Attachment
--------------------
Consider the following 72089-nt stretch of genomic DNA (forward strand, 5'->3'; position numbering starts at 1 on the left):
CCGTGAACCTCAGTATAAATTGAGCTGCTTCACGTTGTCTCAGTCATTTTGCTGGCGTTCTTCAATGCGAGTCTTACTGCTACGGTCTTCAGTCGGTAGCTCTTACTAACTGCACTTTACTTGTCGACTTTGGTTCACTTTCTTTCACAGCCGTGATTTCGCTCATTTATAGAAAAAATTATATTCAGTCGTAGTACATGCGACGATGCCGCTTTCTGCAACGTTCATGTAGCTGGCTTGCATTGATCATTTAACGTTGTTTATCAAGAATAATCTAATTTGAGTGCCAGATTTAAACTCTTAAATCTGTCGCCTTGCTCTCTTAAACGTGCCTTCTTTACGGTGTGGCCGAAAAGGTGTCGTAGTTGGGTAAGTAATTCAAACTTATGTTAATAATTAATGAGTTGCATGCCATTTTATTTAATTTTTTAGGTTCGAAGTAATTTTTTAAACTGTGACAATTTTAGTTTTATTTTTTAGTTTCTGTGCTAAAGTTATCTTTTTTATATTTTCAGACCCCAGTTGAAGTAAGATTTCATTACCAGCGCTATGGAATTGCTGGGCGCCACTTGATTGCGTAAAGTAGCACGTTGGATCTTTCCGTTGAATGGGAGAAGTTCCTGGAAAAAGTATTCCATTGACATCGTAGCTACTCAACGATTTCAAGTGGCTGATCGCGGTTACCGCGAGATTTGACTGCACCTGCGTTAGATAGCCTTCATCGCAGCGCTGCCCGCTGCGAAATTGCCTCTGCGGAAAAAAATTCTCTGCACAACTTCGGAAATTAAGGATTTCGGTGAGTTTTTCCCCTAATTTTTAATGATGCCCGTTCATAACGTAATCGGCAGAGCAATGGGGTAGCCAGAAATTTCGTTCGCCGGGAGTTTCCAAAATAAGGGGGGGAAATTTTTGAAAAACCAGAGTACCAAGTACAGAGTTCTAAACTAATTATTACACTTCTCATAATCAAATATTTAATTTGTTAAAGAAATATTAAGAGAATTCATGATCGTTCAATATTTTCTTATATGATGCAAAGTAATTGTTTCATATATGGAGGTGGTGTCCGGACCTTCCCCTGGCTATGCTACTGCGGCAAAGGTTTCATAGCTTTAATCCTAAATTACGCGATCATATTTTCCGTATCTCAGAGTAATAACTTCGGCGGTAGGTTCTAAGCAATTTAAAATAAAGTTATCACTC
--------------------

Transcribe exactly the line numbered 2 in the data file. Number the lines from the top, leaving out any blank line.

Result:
CCGTGAACCTCAGTATAAATTGAGCTGCTTCACGTTGTCTCAGTCATTTTGCTGGCGTTCTTCAATGCGAGTCTTACTGCTACGGTCTTCAGTCGGTAGCTCTTACTAACTGCACTTTACTTGTCGACTTTGGTTCACTTTCTTTCACAGCCGTGATTTCGCTCATTTATAGAAAAAATTATATTCAGTCGTAGTACATGCGACGATGCCGCTTTCTGCAACGTTCATGTAGCTGGCTTGCATTGATCATTTAACGTTGTTTATCAAGAATAATCTAATTTGAGTGCCAGATTTAAACTCTTAAATCTGTCGCCTTGCTCTCTTAAACGTGCCTTCTTTACGGTGTGGCCGAAAAGGTGTCGTAGTTGGGTAAGTAATTCAAACTTATGTTAATAATTAATGAGTTGCATGCCATTTTATTTAATTTTTTAGGTTCGAAGTAATTTTTTAAACTGTGACAATTTTAGTTTTATTTTTTAGTTTCTGTGCTAAAGTTATCTTTTTTATATTTTCAGACCCCAGTTGAAGTAAGATTTCATTACCAGCGCTATGGAATTGCTGGGCGCCACTTGATTGCGTAAAGTAGCACGTTGGATCTTTCCGTTGAATGGGAGAAGTTCCTGGAAAAAGTATTCCATTGACATCGTAGCTACTCAACGATTTCAAGTGGCTGATCGCGGTTACCGCGAGATTTGACTGCACCTGCGTTAGATAGCCTTCATCGCAGCGCTGCCCGCTGCGAAATTGCCTCTGCGGAAAAAAATTCTCTGCACAACTTCGGAAATTAAGGATTTCGGTGAGTTTTTCCCCTAATTTTTAATGATGCCCGTTCATAACGTAATCGGCAGAGCAATGGGGTAGCCAGAAATTTCGTTCGCCGGGAGTTTCCAAAATAAGGGGGGGAAATTTTTGAAAAACCAGAGTACCAAGTACAGAGTTCTAAACTAATTATTACACTTCTCATAATCAAATATTTAATTTGTTAAAGAAATATTAAGAGAATTCATGATCGTTCAATATTTTCTTATATGATGCAAAGTAATTGTTTCATATATGGAGGTGGTGTCCGGACCTTCCCCTGGCTATGCTACTGCGGCAAAGGTTTCATAGCTTTAATCCTAAATTACGCGATCATATTTTCCGTATCTCAGAGTAATAACTTCGGCGGTAGGTTCTAAGCAATTTAAAATAAAGTTATCACTC